• I agree with what you said, but I think I probably failed to realize one of the reasons why difficult problems can become simple.
      For your example with the Quaternion algebra, once you have solved the problem, you could have made a library that others could use so they wouldn’t have to know Quaternion algebra.
      In many cases problems are broken up by not just one person, but buy a whole succession of developers or mathematicians.

      The whole idea of Calculus for example, is just a simplification of many very complex problems. It is an abstraction which allows us to work at a higher level.

      • Agree. However, to a certain degree and with certain tasks, I believe you MUST know the tools you are using.

        It’s not like a car. You can use a car and not know how inner explosion engines really work

        But the thing with 3d engines or 3d models is that most things aren’t really standards. but tailor made to suit your needs (at least in my experience. And I don’t know a thing about games. I’m a enterprise app developer). Maybe it’s that this field isn’t as mature as others. Maybe is that game studios have the knowledge and they don’t share it eagerly. However if you google about it, you won’t find almost anything usable. At least not when I did it

        With any application you try to do, you must have knowledge about developing in itself (the API, the platform, patterns…), but also about the domain (and doing an accountancy app isn’t at all like developing a music writing app, or an architecture app, or a game, or a maths library). However, people tend to underestimate it. I am bored to discuss with marketing managers that some things are near to impossible to the developer profiles we have. I bet you know what I’m talking about 😛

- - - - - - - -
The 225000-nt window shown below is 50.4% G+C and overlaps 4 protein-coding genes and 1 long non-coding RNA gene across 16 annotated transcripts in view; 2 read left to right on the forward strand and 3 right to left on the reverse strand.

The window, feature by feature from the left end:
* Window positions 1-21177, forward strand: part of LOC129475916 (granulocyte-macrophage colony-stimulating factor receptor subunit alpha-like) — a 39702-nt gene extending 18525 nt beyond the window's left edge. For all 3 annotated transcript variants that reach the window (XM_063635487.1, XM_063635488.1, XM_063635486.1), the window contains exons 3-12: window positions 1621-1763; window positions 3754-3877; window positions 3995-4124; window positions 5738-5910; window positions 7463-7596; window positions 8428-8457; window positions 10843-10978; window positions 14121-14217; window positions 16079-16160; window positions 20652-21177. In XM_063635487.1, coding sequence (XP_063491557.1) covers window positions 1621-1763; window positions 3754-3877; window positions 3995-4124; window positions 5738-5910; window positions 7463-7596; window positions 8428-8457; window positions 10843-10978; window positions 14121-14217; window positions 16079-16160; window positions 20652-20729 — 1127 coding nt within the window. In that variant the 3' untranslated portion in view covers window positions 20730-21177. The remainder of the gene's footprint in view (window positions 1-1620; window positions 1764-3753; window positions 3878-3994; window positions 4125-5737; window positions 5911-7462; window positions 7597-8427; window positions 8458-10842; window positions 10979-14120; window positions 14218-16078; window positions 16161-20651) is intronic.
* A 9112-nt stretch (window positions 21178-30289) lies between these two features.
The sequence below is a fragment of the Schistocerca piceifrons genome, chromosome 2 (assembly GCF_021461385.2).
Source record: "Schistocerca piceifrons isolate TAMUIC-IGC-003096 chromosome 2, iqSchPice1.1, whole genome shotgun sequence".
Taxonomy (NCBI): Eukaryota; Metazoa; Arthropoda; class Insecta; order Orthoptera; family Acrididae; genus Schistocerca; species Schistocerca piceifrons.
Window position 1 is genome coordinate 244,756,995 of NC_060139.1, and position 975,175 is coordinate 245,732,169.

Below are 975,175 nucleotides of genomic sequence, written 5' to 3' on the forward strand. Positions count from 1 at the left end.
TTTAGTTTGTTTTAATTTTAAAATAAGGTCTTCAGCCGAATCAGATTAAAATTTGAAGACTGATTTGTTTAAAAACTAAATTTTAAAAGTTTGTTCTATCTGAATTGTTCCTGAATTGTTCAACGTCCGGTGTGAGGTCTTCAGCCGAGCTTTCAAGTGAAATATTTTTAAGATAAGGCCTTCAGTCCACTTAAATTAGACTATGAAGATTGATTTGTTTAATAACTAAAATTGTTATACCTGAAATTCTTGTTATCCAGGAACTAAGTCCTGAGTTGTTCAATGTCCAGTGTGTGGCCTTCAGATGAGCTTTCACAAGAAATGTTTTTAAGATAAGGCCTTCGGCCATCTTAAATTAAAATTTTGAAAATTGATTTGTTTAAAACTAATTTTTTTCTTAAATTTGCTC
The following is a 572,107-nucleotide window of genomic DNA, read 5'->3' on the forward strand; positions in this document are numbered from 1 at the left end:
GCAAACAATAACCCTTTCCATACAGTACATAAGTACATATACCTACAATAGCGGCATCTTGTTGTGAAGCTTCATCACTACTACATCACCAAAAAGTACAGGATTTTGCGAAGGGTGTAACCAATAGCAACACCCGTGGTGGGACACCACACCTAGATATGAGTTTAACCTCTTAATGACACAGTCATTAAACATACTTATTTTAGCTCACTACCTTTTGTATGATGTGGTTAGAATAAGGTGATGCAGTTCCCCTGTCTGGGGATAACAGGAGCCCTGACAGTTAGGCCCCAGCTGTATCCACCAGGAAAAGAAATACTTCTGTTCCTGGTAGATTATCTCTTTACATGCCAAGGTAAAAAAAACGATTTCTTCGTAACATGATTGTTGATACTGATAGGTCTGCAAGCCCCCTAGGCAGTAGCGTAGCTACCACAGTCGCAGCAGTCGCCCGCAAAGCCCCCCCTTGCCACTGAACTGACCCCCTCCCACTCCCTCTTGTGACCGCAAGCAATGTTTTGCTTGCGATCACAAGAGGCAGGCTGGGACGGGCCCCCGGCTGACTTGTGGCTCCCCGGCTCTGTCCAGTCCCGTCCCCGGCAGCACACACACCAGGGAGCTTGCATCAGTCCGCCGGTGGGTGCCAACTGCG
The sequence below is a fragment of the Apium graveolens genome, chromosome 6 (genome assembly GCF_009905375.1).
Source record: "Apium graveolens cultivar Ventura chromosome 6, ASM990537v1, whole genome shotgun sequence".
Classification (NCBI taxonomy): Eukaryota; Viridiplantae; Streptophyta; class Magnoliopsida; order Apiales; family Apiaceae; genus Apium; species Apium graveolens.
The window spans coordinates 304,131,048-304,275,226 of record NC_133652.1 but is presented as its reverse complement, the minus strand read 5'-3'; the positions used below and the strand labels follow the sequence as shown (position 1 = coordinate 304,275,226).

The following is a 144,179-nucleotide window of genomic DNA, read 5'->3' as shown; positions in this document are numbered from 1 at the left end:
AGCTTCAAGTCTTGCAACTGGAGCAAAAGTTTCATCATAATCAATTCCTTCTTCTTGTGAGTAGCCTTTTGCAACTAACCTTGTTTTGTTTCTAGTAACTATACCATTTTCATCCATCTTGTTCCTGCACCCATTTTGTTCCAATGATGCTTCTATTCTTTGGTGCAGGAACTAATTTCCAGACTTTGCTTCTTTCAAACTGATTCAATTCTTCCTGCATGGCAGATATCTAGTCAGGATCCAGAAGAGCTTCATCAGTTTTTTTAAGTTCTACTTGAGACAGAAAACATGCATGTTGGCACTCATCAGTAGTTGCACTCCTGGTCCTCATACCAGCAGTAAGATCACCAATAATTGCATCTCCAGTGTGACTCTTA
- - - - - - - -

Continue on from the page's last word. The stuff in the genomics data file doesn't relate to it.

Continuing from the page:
54. I guess I am one of those ‘super programmers’ I ‘know’ this because A number of people in the industry tell me “I’ll bet there are only a hand full of poeple in minnesota that can do what you do” – I used to think they where just saying that, but I keep hearing it from different people. Like the artical says – I never thought of my self as some ‘mega-programmer’, Very good, yes, but a ‘mega-programmer’ – no. What i do is basically just what the author said. I look for reoccurring patterns and break problems down to smaller simple ones that can be handed off to others 🙂
    I suppose 30+ years of experience doesn’t hurt either.

    If you want to visit a good site that tells more about doing that look at Hamilton Technology.
    Hamilton was the lead programmer on the Apollo project and knows a thing or 6 about high reliability software

  55. jsonmez

    i am a programmer, and i dont consider my self a SUPER DUPPER because i can solve complex problems by making them smaller and fewer.

    i consider my self good, because i can do that without trying, my mind does that automatically somehow, and i can code it fast, even debug most of it in my brain!

    not mayny so called “programmers” can do that! they simply copy paste stuff arround!

    now what you are tlaking about is LOGIC! and i defenetly agree with you, it may basic reason why my Fiance who is into finance and economics, so she is pretty good at math etc, everytime she is trying to solve a mathimatical problem, she uses the equation she knows…i dont for 2 main reasons!

    1)i dont know them that good

    2) i dont need to know them, i slpit the problem with my mind into smaller simplier problems,

    and 9/10 is just a bunch of + or – or * or / that you have to do nothing more nothing less! and with simple logic i always give her the exact same resault she found with the equations, and sometimes i do it faster!

    that drives her nuts! she cant understand how i do that, so she is the kind of people that Cant be a good programmer!

    simple as that.

    good programmers think like a regular CPU, knows only 1 or 0, every complicated equation ends up been just 2 mathimatic processes Add or Remove! thats all!